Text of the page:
Death isn’t cruel – merely terribly, terribly good at his job

Written March 12, 2015 by Breki Tomasson

It’s not even been a month since we lost Leonard Nimoy, and today we lose another luminary. Sir Terry Pratchett, author of the Discworld series and much else, passed away today at the age of 66. He had been suffering from early-onset Alzheimer’s disease for many years, and his death, though tragic, was not entirely unexpected.

I bought my first book by Terry Pratchett in the mid 90s. I came in late to the series, but there were more than a dozen books for me to read from day one. I was hooked immediately, Rincewind was such a compelling character to me, having grown accustomed to larger-than-life heroes out of high fantasy and epic fantasy. The characters that welcomed me as I read Terry Pratchett’s novels, however, were simply … human.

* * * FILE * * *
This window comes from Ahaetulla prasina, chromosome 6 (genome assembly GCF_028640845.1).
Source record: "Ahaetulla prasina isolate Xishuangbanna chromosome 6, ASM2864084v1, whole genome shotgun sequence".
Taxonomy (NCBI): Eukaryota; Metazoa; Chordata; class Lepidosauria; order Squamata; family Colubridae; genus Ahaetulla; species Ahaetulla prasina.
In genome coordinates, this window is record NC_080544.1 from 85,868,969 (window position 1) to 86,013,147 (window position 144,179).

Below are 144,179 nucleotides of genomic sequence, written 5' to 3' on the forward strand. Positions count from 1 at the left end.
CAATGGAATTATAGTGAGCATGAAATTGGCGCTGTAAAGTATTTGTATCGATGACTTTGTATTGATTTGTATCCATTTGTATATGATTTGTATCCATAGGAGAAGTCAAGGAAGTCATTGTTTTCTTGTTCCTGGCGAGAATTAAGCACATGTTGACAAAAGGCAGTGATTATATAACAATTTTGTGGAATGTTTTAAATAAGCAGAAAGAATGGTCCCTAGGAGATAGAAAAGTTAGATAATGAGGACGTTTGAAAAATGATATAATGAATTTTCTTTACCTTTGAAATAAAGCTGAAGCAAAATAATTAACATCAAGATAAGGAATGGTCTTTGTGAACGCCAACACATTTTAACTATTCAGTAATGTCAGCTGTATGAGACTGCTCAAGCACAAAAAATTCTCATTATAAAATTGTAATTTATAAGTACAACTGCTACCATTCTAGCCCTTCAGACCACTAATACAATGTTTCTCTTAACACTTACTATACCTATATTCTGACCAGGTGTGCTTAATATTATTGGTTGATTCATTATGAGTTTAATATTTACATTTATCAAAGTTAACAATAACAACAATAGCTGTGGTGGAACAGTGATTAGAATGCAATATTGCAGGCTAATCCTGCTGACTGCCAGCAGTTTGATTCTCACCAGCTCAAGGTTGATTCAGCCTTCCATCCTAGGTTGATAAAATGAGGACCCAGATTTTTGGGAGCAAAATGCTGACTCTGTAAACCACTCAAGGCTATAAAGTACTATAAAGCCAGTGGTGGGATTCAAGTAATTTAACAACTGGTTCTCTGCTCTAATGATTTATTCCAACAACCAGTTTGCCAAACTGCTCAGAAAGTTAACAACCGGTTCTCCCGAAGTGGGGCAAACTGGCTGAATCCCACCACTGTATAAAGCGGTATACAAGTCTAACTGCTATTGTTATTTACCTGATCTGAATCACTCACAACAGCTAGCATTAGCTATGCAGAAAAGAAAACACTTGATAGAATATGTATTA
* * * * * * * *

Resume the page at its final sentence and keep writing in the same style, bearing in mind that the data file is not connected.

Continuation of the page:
And I suppose this is the word for all of Pratchett’s life. So many authors and celebrities appear bigger than life, more magnificent than any of us could ever hope to be, but in Terry we all saw a man like the rest of us. Friends of mine who were fortunate enough to have met him all say he was a great man to drink with, a great man to laugh with and a great man to talk with.

Why Terry had to leave us so soon, with so many books still within him, remains a mystery. He did, however, leave us with many memories, even more laughter, and – occasionally – tears of joy as we wallowed in the humanity of it all. He was taken from us before we were ready to lose him, and I’m sure there’s some reason he had to leave us behind.

No one knows the reason for all this, but it is probably quantum.

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